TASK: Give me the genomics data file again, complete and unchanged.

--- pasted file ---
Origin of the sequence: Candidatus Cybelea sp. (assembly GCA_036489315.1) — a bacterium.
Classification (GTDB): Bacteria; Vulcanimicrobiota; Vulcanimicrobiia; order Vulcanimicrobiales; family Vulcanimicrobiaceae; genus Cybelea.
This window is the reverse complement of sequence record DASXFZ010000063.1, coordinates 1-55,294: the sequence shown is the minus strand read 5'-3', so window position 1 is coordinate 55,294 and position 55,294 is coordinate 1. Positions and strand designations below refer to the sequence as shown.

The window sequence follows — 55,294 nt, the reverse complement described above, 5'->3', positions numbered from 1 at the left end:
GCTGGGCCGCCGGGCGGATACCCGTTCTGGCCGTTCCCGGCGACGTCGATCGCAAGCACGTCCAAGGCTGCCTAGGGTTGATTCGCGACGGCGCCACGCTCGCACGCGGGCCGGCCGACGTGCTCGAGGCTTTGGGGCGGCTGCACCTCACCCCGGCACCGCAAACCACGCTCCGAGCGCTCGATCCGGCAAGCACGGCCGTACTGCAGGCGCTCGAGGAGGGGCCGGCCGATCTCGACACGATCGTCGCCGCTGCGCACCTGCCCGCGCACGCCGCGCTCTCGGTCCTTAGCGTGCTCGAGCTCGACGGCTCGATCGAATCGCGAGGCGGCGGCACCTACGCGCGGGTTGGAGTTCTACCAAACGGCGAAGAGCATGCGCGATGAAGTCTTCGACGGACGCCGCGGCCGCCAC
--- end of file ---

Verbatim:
Origin of the sequence: Candidatus Cybelea sp. (assembly GCA_036489315.1) — a bacterium.
Classification (GTDB): Bacteria; Vulcanimicrobiota; Vulcanimicrobiia; order Vulcanimicrobiales; family Vulcanimicrobiaceae; genus Cybelea.
This window is the reverse complement of sequence record DASXFZ010000063.1, coordinates 1-55,294: the sequence shown is the minus strand read 5'-3', so window position 1 is coordinate 55,294 and position 55,294 is coordinate 1. Positions and strand designations below refer to the sequence as shown.

The window sequence follows — 55,294 nt, the reverse complement described above, 5'->3', positions numbered from 1 at the left end:
GCTGGGCCGCCGGGCGGATACCCGTTCTGGCCGTTCCCGGCGACGTCGATCGCAAGCACGTCCAAGGCTGCCTAGGGTTGATTCGCGACGGCGCCACGCTCGCACGCGGGCCGGCCGACGTGCTCGAGGCTTTGGGGCGGCTGCACCTCACCCCGGCACCGCAAACCACGCTCCGAGCGCTCGATCCGGCAAGCACGGCCGTACTGCAGGCGCTCGAGGAGGGGCCGGCCGATCTCGACACGATCGTCGCCGCTGCGCACCTGCCCGCGCACGCCGCGCTCTCGGTCCTTAGCGTGCTCGAGCTCGACGGCTCGATCGAATCGCGAGGCGGCGGCACCTACGCGCGGGTTGGAGTTCTACCAAACGGCGAAGAGCATGCGCGATGAAGTCTTCGACGGACGCCGCGGCCGCCAC